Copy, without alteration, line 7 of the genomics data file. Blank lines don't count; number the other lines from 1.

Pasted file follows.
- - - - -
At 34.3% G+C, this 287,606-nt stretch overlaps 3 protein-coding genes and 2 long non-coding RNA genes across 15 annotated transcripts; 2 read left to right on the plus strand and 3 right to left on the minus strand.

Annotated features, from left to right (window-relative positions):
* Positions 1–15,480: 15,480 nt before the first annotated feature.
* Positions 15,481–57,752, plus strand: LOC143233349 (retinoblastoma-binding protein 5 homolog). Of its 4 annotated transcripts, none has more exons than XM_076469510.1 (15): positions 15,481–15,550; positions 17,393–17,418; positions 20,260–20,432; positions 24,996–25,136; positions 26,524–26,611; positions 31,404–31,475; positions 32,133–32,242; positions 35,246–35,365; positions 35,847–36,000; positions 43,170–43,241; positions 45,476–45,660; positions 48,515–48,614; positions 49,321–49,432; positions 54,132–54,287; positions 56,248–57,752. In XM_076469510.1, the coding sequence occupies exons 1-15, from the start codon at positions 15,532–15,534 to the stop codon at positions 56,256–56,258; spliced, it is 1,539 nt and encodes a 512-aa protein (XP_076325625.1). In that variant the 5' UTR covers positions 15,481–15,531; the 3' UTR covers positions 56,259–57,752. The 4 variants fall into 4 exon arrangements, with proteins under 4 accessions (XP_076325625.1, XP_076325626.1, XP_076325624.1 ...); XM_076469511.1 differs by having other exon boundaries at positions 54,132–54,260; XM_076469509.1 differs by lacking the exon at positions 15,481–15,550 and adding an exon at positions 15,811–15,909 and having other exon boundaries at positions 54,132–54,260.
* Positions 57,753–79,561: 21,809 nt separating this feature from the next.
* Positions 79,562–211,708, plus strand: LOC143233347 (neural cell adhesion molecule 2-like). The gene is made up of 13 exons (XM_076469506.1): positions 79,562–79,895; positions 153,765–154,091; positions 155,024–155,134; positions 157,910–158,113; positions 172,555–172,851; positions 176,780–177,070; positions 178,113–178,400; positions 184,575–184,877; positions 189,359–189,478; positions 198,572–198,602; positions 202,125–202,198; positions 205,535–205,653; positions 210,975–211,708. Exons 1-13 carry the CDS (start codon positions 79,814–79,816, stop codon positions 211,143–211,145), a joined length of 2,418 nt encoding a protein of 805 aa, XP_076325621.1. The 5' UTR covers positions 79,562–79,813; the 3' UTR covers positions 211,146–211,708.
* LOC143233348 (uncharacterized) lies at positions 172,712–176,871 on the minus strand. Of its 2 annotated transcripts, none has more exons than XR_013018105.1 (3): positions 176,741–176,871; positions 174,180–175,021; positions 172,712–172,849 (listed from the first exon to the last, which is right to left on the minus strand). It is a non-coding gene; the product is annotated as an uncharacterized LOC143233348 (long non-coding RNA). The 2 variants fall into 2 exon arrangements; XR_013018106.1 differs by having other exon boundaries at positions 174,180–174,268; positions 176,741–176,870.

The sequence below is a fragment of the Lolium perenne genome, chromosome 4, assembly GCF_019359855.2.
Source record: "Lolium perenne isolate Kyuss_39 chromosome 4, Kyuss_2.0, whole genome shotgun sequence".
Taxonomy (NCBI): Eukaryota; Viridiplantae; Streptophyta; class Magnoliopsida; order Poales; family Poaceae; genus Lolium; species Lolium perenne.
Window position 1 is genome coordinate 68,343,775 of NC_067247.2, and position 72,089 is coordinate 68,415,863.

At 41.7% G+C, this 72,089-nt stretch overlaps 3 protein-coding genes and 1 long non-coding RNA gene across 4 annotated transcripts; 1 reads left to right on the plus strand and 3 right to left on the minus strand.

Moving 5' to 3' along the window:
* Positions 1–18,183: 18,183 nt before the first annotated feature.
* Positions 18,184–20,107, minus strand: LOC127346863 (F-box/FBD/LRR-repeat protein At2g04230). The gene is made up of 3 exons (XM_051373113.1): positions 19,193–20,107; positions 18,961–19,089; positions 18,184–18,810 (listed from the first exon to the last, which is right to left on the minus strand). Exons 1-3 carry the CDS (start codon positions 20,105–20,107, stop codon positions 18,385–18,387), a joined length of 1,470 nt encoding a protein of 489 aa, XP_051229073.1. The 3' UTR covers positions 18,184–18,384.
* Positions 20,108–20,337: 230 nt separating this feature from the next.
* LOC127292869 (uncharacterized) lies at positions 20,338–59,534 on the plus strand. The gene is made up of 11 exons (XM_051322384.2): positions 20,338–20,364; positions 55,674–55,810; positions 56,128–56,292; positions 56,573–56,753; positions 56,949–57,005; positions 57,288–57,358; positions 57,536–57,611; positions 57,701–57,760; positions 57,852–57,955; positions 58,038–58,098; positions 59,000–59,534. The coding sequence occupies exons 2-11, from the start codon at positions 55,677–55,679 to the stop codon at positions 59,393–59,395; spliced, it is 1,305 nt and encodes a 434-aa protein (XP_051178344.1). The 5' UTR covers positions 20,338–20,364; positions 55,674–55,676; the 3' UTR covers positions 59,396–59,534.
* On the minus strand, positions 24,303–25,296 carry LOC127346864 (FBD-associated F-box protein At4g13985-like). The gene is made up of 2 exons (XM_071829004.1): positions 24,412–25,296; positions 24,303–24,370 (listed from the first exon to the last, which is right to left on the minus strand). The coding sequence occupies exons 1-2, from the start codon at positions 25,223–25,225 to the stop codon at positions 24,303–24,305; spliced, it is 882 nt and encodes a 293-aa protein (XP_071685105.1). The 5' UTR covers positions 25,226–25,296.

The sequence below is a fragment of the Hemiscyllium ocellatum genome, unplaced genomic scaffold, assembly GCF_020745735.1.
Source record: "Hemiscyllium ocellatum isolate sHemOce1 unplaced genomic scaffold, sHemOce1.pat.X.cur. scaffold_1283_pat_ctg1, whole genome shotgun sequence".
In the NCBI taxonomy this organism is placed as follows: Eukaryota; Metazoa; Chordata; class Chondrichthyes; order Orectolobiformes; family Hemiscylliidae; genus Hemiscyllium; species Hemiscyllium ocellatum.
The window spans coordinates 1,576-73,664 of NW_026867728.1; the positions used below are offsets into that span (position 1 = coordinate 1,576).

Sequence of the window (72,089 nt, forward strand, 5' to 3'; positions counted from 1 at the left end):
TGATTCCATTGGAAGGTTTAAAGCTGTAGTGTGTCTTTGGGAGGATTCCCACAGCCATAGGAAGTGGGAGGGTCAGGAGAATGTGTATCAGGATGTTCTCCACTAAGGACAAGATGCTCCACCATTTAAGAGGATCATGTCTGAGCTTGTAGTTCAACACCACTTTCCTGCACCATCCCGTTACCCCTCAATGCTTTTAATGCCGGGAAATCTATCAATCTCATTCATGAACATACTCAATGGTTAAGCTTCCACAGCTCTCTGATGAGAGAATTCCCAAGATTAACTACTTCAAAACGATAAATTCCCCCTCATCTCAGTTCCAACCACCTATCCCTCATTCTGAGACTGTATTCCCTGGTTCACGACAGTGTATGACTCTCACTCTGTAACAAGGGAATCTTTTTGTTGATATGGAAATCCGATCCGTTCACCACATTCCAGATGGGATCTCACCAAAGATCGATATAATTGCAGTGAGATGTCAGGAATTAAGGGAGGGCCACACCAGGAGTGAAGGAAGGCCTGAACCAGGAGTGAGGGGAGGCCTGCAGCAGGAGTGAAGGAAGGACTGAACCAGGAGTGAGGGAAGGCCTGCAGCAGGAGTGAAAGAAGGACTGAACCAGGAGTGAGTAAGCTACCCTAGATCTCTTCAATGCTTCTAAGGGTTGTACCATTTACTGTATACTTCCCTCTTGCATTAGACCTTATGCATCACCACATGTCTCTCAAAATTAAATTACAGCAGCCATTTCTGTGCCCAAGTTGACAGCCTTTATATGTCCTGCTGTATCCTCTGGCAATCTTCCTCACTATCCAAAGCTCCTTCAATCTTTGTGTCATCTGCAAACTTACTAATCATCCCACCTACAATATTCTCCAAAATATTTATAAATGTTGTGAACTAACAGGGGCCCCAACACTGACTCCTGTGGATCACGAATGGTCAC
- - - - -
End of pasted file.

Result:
* LOC143233348 (uncharacterized) lies at positions 172,712–176,871 on the minus strand. Of its 2 annotated transcripts, none has more exons than XR_013018105.1 (3): positions 176,741–176,871; positions 174,180–175,021; positions 172,712–172,849 (listed from the first exon to the last, which is right to left on the minus strand). It is a non-coding gene; the product is annotated as an uncharacterized LOC143233348 (long non-coding RNA). The 2 variants fall into 2 exon arrangements; XR_013018106.1 differs by having other exon boundaries at positions 174,180–174,268; positions 176,741–176,870.